French press review 1 October 2018
Issued on: Modified:
The boost to the US economy promised by Donald Trump does appear to have become a reality. But it may be a short-lived one. And who was Anthonius Gunawan Agung, and why is he a hero?
Le Monde's top story celebrates the fact that Canada and the United States have managed to reach agreement in their long-running free trade battle.
The deal was signed yesterday, just 90 minutes before a deadline imposed by Washington.
With Mexico already signed up, the latest step means that a new North American trade deal can now be put in place.
Macron goes west in search of salvation
Right-wing daily Le Figaro gives the front-page honours to French President Emmanuel Macron, who has been visiting French islands in the Caribbean, trying, according to the conservative paper, to boost his image.
Le Figaro says Macron has been anxious to listen to locals, especially in the poorer parts of the island of Saint-Martin, still struggling to rebuild in the wake of last year's Hurricane Irma.
The president is trying to correct the impression that he is cut off from everyday reality.
But he has had to bend before local realities on each of the four islands visited. Things move slowly. More slowly after a major disaster.
So the president has fallen back on one of his mantras to explain that he is trying to instigate deep reform and that the results cannot be expected by the end of the month. And he adds that he can take decisions but has to wait for a reaction down the line before those decisions are put into action.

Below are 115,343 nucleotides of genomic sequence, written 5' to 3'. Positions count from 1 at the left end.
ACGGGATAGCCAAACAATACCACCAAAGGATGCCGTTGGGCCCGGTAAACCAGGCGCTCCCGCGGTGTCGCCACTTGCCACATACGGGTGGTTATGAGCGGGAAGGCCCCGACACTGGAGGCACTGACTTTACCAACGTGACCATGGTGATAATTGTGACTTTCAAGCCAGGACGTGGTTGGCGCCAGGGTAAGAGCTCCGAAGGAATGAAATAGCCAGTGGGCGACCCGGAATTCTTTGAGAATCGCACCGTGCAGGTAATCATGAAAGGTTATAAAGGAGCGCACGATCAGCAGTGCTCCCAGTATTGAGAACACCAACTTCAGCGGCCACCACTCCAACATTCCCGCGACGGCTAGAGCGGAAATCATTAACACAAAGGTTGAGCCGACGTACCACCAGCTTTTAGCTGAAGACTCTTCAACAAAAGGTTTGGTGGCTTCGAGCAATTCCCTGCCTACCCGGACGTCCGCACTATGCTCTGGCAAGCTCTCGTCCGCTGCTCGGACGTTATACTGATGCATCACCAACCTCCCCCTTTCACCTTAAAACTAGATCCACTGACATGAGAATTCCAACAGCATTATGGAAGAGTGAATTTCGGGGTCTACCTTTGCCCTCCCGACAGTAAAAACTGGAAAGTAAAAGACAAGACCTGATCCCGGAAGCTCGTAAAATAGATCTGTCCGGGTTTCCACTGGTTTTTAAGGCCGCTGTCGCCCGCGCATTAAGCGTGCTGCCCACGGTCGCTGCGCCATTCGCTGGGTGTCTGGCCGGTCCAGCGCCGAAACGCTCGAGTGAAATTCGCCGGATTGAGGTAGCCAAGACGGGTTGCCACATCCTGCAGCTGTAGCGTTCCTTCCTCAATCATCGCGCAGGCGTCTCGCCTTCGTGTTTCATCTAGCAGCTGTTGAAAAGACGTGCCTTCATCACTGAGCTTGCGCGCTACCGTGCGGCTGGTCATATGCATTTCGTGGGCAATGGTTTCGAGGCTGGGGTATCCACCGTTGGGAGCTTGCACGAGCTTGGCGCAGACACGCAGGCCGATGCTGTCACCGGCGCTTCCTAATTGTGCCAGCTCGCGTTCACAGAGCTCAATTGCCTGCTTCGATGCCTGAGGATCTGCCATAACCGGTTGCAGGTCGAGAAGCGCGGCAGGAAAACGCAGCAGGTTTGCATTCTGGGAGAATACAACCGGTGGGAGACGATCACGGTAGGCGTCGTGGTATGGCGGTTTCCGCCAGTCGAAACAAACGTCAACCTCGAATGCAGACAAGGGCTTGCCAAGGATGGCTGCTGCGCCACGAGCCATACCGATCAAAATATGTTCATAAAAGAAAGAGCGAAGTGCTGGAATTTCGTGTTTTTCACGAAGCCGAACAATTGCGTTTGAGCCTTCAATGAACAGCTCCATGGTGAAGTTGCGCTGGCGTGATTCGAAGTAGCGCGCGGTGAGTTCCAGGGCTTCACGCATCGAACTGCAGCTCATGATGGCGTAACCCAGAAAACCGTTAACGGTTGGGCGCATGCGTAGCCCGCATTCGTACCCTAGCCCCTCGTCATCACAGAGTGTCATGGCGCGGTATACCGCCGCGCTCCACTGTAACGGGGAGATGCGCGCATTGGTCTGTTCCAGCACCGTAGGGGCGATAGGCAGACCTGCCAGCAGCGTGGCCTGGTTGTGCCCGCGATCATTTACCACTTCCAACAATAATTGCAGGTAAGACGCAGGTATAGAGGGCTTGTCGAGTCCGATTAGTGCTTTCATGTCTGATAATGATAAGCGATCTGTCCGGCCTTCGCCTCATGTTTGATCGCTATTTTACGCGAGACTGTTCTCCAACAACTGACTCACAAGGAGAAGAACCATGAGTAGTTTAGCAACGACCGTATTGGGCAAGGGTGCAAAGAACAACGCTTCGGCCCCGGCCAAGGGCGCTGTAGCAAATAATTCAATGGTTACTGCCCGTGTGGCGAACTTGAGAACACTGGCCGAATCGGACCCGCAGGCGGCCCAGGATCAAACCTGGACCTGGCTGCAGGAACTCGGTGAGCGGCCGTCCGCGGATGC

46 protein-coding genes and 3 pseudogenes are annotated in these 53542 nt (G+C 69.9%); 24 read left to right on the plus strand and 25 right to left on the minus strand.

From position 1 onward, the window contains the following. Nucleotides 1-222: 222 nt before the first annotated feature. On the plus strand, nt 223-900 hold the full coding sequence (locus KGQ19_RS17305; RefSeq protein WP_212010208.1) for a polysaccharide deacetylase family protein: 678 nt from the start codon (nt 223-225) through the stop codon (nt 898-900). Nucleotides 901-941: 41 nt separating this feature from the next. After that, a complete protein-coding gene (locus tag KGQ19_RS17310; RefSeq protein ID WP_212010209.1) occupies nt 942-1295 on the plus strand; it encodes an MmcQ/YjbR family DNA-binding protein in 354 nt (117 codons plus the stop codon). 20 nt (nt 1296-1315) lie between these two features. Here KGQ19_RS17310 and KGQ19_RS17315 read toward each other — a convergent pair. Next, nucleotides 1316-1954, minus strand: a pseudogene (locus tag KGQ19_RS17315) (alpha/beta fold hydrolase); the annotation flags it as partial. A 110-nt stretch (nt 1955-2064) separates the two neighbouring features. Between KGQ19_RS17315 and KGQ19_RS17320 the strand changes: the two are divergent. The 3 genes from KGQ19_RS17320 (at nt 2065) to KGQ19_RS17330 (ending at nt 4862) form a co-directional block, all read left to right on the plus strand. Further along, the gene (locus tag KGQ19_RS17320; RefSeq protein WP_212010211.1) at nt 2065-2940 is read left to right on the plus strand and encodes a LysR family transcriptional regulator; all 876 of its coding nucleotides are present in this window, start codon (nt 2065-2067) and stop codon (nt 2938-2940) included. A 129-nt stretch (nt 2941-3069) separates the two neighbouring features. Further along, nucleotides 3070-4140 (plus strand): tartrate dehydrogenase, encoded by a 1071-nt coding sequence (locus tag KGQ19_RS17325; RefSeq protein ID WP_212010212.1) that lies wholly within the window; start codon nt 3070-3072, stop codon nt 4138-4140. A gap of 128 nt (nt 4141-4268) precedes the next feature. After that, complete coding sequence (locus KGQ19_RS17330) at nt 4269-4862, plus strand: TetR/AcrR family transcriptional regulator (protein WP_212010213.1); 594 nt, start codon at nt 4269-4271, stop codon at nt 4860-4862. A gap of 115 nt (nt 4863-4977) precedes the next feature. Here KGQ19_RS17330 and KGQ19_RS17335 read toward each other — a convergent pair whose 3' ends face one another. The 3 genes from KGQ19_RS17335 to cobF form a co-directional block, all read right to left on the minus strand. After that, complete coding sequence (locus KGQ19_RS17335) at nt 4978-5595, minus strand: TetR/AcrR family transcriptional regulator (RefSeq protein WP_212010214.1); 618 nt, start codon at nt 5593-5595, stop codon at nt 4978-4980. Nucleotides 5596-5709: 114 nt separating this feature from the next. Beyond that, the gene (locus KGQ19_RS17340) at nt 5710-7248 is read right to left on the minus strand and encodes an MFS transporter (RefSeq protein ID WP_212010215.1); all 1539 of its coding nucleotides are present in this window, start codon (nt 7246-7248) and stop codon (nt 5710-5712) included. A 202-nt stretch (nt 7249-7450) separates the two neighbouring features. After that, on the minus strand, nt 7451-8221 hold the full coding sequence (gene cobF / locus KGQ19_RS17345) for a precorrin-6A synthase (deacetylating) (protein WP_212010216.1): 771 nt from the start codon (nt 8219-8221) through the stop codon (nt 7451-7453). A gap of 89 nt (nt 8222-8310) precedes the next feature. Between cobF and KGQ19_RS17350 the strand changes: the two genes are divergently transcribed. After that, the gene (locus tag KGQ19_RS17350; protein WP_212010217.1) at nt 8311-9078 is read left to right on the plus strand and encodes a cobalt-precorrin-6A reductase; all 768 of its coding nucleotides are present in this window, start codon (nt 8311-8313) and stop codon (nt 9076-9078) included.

The new image of Macron as president of the people, says Le Figaro, still needs quite a lot of work.
Hero of Indonesian earthquake stays on the job
Le Monde also honours Anthonius Gunawan Agung, the 21-year-old air traffic controller who died in the Indonesian earthquake because he refused to desert his post.
Agung was responsible for a plane which was preparing to take off from Palu airport as the 7.5 magnitude quake struck.
His colleagues fled the building.
Once the flight was safely airborne, Agung jumped from the fourth floor of the collapsing control tower, breaking both legs and suffering severe internal injuries. He died before a helicopter could reach him.
He has had his rank increased by two grades as a posthumous honour for extraordinary dedication.
The pilot of the plane which Agung helped to take off has posted the young man's photo on Instagram, with a message of thanks which ends by describing Agung as a "guardian angel," saying "Rest peacefully my wing man. God be with you."
Is America's economic revival a mirage?
Libération looks at the American economy, with five weeks to go to the US mid-term elections.
The left-leaning paper says that, while economic growth figures, jobs and wages are all looking good under Donald Trump, there are several dark zones in the picture of current US performance.
The crucial problem seems to stem from Trump's belief in unilateralism. Clearly his decision to slap a huge tax on aluminium imports has boosted the local mining and refining sectors. But what about those industries which depend on imported goods for their raw materials or which export the bulk of their products? They face a double penalty as other nations react to American import taxes by imposing their own.
Libération's editorial says Trump's economic isolationism is a recipe for long-term disaster. Not just economically as other global powers retaliate for US penalties but socially and politically as well, since nationalism and diplomatic closure trail in the wake of economic unilateralism. History has shown just how dangerous that cocktail can be.
Stop laughing at Trump, Orban and Salvini
And, on Libé's opinion pages, the journalist Daniel Schneidermann warns that it is not enough for us to go on despising the American leader and his Italian or Hungarian counterparts.
It is worse than dangerous for the media to treat these people with knee-jerk sarcasm, says Schneidermann. That is to present only one side of what they represent and to lose sight of the reprehensible underlying policies that could see all of them reelected.
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